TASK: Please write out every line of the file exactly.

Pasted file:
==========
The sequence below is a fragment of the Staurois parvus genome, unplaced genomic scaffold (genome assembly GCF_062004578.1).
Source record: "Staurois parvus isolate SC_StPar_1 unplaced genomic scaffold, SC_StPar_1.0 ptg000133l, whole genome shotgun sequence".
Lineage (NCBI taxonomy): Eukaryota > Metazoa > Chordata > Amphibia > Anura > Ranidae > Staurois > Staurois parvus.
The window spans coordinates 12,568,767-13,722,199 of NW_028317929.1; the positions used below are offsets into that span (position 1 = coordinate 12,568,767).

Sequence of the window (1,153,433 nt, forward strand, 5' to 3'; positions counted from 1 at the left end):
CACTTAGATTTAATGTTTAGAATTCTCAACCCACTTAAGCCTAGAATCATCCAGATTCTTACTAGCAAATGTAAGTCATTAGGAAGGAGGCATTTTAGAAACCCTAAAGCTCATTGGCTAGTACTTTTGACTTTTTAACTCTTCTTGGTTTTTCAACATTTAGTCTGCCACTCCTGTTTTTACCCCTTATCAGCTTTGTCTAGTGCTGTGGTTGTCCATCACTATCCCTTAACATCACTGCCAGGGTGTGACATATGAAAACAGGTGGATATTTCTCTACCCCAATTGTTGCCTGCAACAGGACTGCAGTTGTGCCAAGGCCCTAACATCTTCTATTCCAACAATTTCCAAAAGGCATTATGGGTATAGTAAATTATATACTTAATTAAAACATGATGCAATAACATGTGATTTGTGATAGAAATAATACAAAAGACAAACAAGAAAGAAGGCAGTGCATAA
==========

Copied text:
The sequence below is a fragment of the Staurois parvus genome, unplaced genomic scaffold (genome assembly GCF_062004578.1).
Source record: "Staurois parvus isolate SC_StPar_1 unplaced genomic scaffold, SC_StPar_1.0 ptg000133l, whole genome shotgun sequence".
Lineage (NCBI taxonomy): Eukaryota > Metazoa > Chordata > Amphibia > Anura > Ranidae > Staurois > Staurois parvus.
The window spans coordinates 12,568,767-13,722,199 of NW_028317929.1; the positions used below are offsets into that span (position 1 = coordinate 12,568,767).

Sequence of the window (1,153,433 nt, forward strand, 5' to 3'; positions counted from 1 at the left end):
CACTTAGATTTAATGTTTAGAATTCTCAACCCACTTAAGCCTAGAATCATCCAGATTCTTACTAGCAAATGTAAGTCATTAGGAAGGAGGCATTTTAGAAACCCTAAAGCTCATTGGCTAGTACTTTTGACTTTTTAACTCTTCTTGGTTTTTCAACATTTAGTCTGCCACTCCTGTTTTTACCCCTTATCAGCTTTGTCTAGTGCTGTGGTTGTCCATCACTATCCCTTAACATCACTGCCAGGGTGTGACATATGAAAACAGGTGGATATTTCTCTACCCCAATTGTTGCCTGCAACAGGACTGCAGTTGTGCCAAGGCCCTAACATCTTCTATTCCAACAATTTCCAAAAGGCATTATGGGTATAGTAAATTATATACTTAATTAAAACATGATGCAATAACATGTGATTTGTGATAGAAATAATACAAAAGACAAACAAGAAAGAAGGCAGTGCATAA